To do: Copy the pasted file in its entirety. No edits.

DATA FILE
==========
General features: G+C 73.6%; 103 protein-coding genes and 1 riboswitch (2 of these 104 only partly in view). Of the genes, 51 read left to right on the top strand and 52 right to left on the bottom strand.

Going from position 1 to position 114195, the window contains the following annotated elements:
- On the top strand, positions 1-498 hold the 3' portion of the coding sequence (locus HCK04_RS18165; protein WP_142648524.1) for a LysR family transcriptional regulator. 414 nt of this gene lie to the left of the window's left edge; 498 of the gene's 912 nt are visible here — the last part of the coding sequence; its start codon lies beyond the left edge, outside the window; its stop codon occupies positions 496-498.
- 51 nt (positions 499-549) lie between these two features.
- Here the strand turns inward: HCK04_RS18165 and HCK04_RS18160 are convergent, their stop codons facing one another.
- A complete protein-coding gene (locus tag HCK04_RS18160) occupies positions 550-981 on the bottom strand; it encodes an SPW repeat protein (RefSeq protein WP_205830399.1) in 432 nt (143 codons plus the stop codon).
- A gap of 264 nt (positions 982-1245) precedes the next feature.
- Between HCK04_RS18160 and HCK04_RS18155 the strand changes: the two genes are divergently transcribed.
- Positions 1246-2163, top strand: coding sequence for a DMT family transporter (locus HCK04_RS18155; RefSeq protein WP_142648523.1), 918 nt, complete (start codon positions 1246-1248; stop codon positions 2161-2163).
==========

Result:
General features: G+C 73.6%; 103 protein-coding genes and 1 riboswitch (2 of these 104 only partly in view). Of the genes, 51 read left to right on the top strand and 52 right to left on the bottom strand.

Going from position 1 to position 114195, the window contains the following annotated elements:
- On the top strand, positions 1-498 hold the 3' portion of the coding sequence (locus HCK04_RS18165; protein WP_142648524.1) for a LysR family transcriptional regulator. 414 nt of this gene lie to the left of the window's left edge; 498 of the gene's 912 nt are visible here — the last part of the coding sequence; its start codon lies beyond the left edge, outside the window; its stop codon occupies positions 496-498.
- 51 nt (positions 499-549) lie between these two features.
- Here the strand turns inward: HCK04_RS18165 and HCK04_RS18160 are convergent, their stop codons facing one another.
- A complete protein-coding gene (locus tag HCK04_RS18160) occupies positions 550-981 on the bottom strand; it encodes an SPW repeat protein (RefSeq protein WP_205830399.1) in 432 nt (143 codons plus the stop codon).
- A gap of 264 nt (positions 982-1245) precedes the next feature.
- Between HCK04_RS18160 and HCK04_RS18155 the strand changes: the two genes are divergently transcribed.
- Positions 1246-2163, top strand: coding sequence for a DMT family transporter (locus HCK04_RS18155; RefSeq protein WP_142648523.1), 918 nt, complete (start codon positions 1246-1248; stop codon positions 2161-2163).